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Everlasting Joy - Mark your calendars for 2021
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It was about this time in 1995 when I was first introduced to the Southern Standard sports desk. I’d barely gotten my seat warm when Franklin Fisher decided to hang up his whistle and WCHS was looking for a football coach.

That’s when the streak of losing football seasons at WCHS was still a spry four years old.

The coaching search netted Sid Fritts, a bald, fiery guy who would kick tackling dummies when he was mad. Nearly 25 years later, I’d say Fritts is the best football coach I’ve covered at Warren County. He molded a soft team into a group of pitbulls, going 3-7 his second year, which was his last in McMinnville.

Had Fritts stayed, I believe the Pioneers would have snapped the losing streak in his third season before it even turned seven. Instead, Fritts left and Glen Campbell brought the run-and-shoot offense to town in 1997.

For those who may have forgotten, the run and shoot at the high school level looks exactly like you’d expect – poor throws, dropped passes, and plenty of QB sacks. Still the Pioneers managed to go 4-6.

When Campbell left, the streak of losing seasons was at nine. Since then, I’ve covered six other head coaches as they roam the Warren County sideline. Now, in the midst of another coaching search, the streak of losing seasons stands at more than a generation, 28 years.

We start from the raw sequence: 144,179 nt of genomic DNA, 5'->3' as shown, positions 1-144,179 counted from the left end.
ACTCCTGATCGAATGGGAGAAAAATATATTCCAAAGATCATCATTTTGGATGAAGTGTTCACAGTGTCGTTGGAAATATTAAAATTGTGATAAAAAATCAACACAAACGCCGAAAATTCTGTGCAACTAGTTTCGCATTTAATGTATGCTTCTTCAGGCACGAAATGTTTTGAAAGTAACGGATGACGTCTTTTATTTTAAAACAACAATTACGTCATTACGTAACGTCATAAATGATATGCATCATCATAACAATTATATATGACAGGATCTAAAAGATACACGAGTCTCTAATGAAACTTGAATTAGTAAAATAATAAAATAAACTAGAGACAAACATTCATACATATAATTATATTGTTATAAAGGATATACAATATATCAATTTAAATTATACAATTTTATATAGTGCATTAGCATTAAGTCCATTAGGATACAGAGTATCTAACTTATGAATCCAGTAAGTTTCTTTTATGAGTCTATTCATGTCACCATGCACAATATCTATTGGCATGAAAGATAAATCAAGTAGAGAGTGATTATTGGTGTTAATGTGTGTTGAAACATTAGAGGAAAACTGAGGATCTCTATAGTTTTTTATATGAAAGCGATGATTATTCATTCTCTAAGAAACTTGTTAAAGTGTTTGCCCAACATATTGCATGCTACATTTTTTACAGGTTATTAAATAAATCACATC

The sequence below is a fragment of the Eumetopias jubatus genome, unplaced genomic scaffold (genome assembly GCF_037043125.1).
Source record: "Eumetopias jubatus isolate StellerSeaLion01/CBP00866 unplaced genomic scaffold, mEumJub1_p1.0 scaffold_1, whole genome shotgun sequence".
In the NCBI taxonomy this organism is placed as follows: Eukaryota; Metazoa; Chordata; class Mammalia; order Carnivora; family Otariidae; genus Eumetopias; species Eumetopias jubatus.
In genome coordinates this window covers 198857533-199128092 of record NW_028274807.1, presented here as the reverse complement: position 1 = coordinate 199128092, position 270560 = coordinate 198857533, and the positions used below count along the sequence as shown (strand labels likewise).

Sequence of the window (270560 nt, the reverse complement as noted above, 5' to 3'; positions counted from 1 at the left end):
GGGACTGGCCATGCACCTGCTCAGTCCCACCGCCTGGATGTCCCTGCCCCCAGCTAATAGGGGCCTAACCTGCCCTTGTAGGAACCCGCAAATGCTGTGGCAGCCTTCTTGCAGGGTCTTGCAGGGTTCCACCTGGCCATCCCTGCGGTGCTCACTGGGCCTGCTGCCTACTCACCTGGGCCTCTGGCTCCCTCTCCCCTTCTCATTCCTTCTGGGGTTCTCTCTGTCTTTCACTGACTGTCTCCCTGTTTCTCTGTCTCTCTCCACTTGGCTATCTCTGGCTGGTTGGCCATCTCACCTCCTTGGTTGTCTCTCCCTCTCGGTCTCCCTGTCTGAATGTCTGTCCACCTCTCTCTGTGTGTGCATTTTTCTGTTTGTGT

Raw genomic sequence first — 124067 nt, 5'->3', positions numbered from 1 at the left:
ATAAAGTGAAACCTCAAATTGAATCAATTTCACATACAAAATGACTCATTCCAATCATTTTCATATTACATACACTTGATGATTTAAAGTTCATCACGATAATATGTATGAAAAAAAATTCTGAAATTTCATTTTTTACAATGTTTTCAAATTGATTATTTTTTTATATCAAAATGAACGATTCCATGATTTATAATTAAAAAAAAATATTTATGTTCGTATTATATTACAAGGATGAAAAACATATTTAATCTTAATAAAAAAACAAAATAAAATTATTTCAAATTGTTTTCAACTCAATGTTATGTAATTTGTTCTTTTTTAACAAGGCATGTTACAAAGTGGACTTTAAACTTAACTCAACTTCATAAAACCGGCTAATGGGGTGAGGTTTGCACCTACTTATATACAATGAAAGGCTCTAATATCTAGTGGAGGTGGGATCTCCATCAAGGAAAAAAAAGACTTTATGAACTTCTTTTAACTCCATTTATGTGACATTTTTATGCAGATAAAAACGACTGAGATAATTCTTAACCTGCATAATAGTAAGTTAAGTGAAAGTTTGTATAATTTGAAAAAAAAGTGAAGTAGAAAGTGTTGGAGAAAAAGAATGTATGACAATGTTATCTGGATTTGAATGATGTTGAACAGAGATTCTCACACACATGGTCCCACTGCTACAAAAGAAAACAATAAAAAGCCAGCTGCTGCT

During that span, there have been two legitimate chances to snap the streak.

Chris Madewell, a talented coach in his own right, had a great opportunity in 2005 when the Pioneers were 5-4 entering their last regular-season game against a woeful 1-8 team from Coffee County. The Pioneers inexplicably lost to finish the regular season 5-5, then lost in the first round of the playoffs for a 5-6 overall record.

In 2014, Scott Smith was literally two plays away from finishing 6-4, but a blocked FG at the end of regulation against Stone Memorial, and a 2-point conversion that was 1-yard short in OT against Coffee County, left Warren County 4-6.

Looking ahead at the football schedule, which is set in two-year increments, there are winnable games this year and in 2020. Just not enough to break .500. 

Warren County is 1-23 in region competition since being lumped in with the Murfreesboro powerhouses four years ago. The Pioneers have been outscored 1,033-181 in those games. That translates to an average loss of 43-8.

So we’re looking at 2021 as the first realistic window for Pioneer football to win more games than it loses. That’s the earliest we can hope for a TSSAA scheduling change to escape playing the dreaded Murfreesboro schools.

If we can find the right coach, who’s willing to weather a two-year storm, Pioneer fans can begin to get excited. Mark your calendars because 2021, when the streak starts to show its age and turns 30, could be the year for Warren County’s football turnaround.